The French political right is fractured. Typically conservative voters are spread among the traditional right-wing party of Les Republicains, Emmanuel Macron’s centrist La République En Marche!, and the more nationalist National Rally (Rassemblement National), among other smaller parties.
At The American Conservative, Scott McConnell explains how Marion Maréchal and her associates may be able to stitch together a coherent message for right wing French voters. He writes (abridged):
Last Saturday’s “Convention of the Right” in Paris, organized by associates of Marion Maréchal, would surely have received more attention had it not taken place days after the death of Jacques Chirac. Chirac was a somewhat right-of-center former president, prime minister, and “Gaullist” politician whose days in French politics are remembered warmly, because they were, most French would agree, better days for France.
Former deputy Marion Maréchal is the niece of Marine Le Pen and Jean-Marie Le Pen’s granddaughter. Her aunt has done an historic job in building her father’s party—formerly the National Front, now the Rassemblement National—into a viable right-wing populist force.
Clearly the conference showed that the idea that historic France is being overwhelmed by foreign cultures and peoples through the machinations and neglect of its governing elites is less a fringe conspiracy theory and more mainstream conservative discourse.
The goal of the Convention de la Droite was not only to change the Right, but to pave the way to elect a genuinely conservative president. Yet it’s not clear to me how that will happen soon. Granted, Emmanuel Macron was a virtual political unknown two and half years before his election, but he was an important economics minister in a socialist government, known for his pro-business views. Neither Marion Maréchal nor anyone on her roster has that stature, or the military background that might be its electoral equivalent.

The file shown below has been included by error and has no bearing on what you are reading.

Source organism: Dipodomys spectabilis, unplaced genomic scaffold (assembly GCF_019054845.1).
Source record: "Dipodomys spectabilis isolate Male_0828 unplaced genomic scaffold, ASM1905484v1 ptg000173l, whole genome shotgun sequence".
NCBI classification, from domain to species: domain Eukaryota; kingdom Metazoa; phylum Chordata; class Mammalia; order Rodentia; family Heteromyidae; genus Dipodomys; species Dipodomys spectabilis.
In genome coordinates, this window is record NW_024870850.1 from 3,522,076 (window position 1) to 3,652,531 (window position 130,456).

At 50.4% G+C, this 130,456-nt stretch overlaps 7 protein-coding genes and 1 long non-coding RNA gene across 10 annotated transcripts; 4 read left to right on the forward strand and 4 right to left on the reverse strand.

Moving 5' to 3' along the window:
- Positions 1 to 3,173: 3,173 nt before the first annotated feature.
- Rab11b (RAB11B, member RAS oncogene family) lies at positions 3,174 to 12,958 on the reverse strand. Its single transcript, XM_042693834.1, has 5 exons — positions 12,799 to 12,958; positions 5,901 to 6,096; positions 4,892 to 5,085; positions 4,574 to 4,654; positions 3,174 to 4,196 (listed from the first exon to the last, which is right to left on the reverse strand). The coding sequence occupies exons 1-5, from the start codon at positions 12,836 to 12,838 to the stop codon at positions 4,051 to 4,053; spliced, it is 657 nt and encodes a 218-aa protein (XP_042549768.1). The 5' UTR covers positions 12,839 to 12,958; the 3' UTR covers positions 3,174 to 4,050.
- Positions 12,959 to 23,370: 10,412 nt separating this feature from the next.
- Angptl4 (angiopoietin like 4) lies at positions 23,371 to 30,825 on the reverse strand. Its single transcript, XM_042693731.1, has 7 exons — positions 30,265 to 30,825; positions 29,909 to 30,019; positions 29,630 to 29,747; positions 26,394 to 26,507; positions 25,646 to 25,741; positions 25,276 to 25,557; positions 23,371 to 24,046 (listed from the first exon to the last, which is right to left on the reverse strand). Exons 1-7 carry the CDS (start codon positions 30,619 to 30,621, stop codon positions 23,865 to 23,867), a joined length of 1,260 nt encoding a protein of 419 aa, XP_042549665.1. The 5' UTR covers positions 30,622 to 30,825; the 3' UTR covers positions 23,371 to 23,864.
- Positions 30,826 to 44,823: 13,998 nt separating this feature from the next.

Moreover, Macron has proven adept politically. He helped induce the Gilets Jaunes to discredit themselves through violence, while tacking rightward, at least rhetorically, on immigration.
Nonetheless, there remains a powerful political logic behind the Convention de la Droit. The split between the mainstream Right, which includes traditional Catholic voters and business-oriented types, and the more populist Rassemblement National—and the former’s willingness to join the with the Left to exclude the RN from potential governing coalitions (or, per Chirac, refuse to engage them in debate)—no longer makes sense to young people worried about France’s future
One feels that Marion Maréchal will one way or another achieve her goal of breaking down the barriers dividing the Right because it makes so much sense that it be done.
Read more here.